Evolution does not state that God had nothing to do with it. Genesis does not give the definition of a day. Is it not possible that the term "day", as used in Genesis, actually refers to millions of years? Pope Pious XII said that there isn't necessarily a conflict between evolution and creationism. Pope John Paul II went as far as to call evolution "more than a hypothesis" The Roman Catholic Church's official stance is that science is more qualified than they are to judge things such as the age of the earth and the authenticity of the fossil record. The current pope went as far as to say:
Quote :
While there is little consensus among scientists about how the origin of this first microscopic life is to be explained, there is general agreement among them that the first organism dwelt on this planet about 3.5 - 4 billion years ago. Since it has been demonstrated that all living organisms on earth are genetically related, it is virtually certain that all living organisms have descended from this first organism.

The Rabbinical Council of America (an Orthodox Jewish organization) states that "evolutionary theory, properly understood, is not incompatible with belief in a Divine Creator, nor with the first 2 chapters of Genesis."

GoGetEmTigers wrote:

It takes more "faith" to believe in evolution than in an intelligent creator!
You don't believe in evolution any more than you believe water is composed of two hydrogen molecules and one oxygen molecule. It's scientific fact (or as close as you can get to fact). You believe in something faith-based because by definition you can never prove anything that has to do with faith. If I decide I want to believe that the calculator sitting on my desk created earth and all life and then converted itself to a calculator that only dates itself to be a few years old, you cannot prove that wrong.

GoGetEmTigers wrote:

catbox_9 wrote:
By the nature of science, evolution is not, nor will it ever be, a "fact".

Then it is flawed.

Then science is flawed. I should therefore ignore anything science says to be true since it can never be "fact". I might as well jump off a tall building because gravity is nothing more than a theory. If I do not die after jumping off the building and instead stay floating above the ground, the theory of gravity is wrong. If I fall to my death that adds evidence in support of gravity but proves nothing - the next person to try it might not fall.

----------------------------------

Critics are quick to dismiss evolution as garbage, but what are some of the reasons? Science has well over a century's worth of data and observation supporting evolution's case. People who are anti-evolution often argue it is inconsistent with the Bible, but this isn't necessarily true. So what are some more problems? The original article says there are flaws but doesn't mention any other than the Cambrian Explosion. While the Cambrian Explosion puzzled Darwin, there are plenty of logical explanations for this event.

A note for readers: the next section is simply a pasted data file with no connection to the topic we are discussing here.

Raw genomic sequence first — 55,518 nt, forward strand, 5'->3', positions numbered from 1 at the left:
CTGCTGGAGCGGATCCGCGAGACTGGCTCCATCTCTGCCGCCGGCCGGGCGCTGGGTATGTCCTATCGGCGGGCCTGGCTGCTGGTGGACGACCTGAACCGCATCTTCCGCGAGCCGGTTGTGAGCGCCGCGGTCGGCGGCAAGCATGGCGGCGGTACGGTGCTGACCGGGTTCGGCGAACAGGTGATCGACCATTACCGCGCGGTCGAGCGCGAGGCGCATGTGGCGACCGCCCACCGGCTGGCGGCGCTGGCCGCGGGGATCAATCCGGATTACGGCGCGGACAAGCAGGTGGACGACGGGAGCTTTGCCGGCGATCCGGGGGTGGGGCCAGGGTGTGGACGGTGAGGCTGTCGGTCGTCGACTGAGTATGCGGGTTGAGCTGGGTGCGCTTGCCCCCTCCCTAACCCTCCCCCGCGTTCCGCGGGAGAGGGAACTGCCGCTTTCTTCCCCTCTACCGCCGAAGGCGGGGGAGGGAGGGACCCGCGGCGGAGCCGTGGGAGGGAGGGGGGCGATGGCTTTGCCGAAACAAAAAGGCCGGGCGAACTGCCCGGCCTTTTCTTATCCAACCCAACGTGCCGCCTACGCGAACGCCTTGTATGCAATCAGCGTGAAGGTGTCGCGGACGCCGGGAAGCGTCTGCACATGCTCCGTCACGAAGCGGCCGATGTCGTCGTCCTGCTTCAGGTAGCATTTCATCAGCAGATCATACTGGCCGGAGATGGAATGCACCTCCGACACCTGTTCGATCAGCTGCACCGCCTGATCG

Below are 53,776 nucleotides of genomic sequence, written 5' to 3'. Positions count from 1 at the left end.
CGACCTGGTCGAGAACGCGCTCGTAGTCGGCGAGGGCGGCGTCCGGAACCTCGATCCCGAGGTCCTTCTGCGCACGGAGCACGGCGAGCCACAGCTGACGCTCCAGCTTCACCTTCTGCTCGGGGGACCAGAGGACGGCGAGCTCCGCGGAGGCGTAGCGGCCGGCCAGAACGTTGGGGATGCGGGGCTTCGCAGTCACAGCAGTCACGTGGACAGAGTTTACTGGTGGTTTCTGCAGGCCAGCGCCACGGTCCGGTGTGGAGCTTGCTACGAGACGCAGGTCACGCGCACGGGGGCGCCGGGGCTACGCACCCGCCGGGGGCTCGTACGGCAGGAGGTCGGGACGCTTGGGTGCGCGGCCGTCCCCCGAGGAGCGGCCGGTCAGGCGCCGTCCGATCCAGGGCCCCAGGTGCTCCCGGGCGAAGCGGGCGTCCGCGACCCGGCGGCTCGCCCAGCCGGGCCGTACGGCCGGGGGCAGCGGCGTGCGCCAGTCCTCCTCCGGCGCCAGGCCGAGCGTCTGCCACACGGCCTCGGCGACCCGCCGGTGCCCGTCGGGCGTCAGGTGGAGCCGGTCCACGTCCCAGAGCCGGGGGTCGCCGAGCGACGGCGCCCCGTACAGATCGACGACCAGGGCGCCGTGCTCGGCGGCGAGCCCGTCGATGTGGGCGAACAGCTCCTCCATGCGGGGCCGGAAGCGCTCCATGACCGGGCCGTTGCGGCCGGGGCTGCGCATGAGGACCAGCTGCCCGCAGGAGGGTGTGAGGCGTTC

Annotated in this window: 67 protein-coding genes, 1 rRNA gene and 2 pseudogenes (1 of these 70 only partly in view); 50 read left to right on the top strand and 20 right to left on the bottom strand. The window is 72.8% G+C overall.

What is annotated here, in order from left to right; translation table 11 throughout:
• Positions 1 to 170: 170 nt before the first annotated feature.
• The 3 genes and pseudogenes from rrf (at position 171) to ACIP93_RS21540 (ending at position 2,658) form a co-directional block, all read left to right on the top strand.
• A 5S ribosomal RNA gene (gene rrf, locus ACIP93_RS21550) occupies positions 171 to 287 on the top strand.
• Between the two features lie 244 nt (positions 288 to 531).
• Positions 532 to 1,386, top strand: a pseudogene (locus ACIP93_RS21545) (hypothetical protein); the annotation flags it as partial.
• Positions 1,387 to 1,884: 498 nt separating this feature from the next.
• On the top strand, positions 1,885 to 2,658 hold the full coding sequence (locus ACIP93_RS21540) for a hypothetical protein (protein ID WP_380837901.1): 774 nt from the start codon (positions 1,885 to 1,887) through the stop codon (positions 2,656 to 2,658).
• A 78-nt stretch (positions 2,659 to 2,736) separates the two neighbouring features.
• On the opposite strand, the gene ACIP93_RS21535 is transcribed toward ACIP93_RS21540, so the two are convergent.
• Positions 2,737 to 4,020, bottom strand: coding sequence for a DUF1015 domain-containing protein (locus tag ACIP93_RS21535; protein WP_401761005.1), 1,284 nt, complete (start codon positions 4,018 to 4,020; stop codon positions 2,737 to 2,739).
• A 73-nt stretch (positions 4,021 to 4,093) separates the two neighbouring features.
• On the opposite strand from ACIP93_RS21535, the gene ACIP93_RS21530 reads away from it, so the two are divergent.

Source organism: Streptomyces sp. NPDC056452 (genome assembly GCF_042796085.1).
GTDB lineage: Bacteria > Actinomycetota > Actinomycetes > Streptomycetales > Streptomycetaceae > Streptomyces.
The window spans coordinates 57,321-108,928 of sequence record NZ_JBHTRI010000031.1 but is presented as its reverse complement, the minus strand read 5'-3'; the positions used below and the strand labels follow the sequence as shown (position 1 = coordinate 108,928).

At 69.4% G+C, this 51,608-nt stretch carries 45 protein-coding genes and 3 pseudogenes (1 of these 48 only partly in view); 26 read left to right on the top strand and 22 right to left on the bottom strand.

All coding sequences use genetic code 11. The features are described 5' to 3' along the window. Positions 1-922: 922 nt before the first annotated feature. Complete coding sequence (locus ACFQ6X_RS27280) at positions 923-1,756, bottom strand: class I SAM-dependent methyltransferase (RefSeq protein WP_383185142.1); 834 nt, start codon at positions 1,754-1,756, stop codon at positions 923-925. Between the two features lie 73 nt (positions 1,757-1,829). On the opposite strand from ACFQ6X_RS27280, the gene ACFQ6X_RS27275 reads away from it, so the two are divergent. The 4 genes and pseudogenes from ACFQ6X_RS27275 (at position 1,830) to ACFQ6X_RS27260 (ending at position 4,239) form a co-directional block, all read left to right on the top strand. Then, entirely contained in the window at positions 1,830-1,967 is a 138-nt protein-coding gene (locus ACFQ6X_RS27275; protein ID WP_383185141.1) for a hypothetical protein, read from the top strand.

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PostSubject: Re: Texas ongoing discussion of evolution in the education syste   Sat Jan 24, 2009 7:44 pm

I'm no Bible expert and won't pretend to be, but this can surely be "proven" wrong:

"The light of the moon shall be as the light of the sun, and the light of the sun shall be sevenfold. Isaiah 30:26"

The moon only reflects the light of the and does not produce its own light. The sun can never shine seven times brighter without killing ever living thing on earth.

You also have the flat earth society which actually bases its belief in the earth being flat on the Bible:
1 Chronicles 16:30: “He has fixed the earth firm, immovable.”
Psalm 93:1: “Thou hast fixed the earth immovable and firm ...”
Psalm 96:10: “He has fixed the earth firm, immovable ...”
Psalm 104:5: “Thou didst fix the earth on its foundation so that it never can be shaken.”
Isaiah 45:18: “...who made the earth and fashioned it, and himself fixed it fast...”

Clearly the earth is neither fixed nor flat.


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PostSubject: Re: Texas ongoing discussion of evolution in the education syste   Sat Jan 24, 2009 7:51 pm

Of course my point here isn't to bash religion, I have no problem with religion and won't say one religion is better than another or that no religion is better or worse than religion. It is my belief that none of the major religions are any more likely to be accurate than any other so I believe it is possible that one religion is completely correct. Conversely it is possible that none of them are even close. Since I see no way to prove any religion is superior to another, I think it is best for me to let others decide for themselves and see if they can't convince me while they're at it.

My original point is to express my outrage that Texas is trying to change what they teach in science class. I respect that some people think evolution isn't the least bit accurate, but the Supreme Court has ruled over and over that it is acceptable science and must be taught. While I do not think evolution explains everything perfectly, I do not see any reason to discard it and feel the problems, which are mostly minor, can be addressed through science. Just as religious people are able to use religion to explain any "holes" or "inconsistencies" in their beliefs, I feel science can do the same with evolution and its other theories.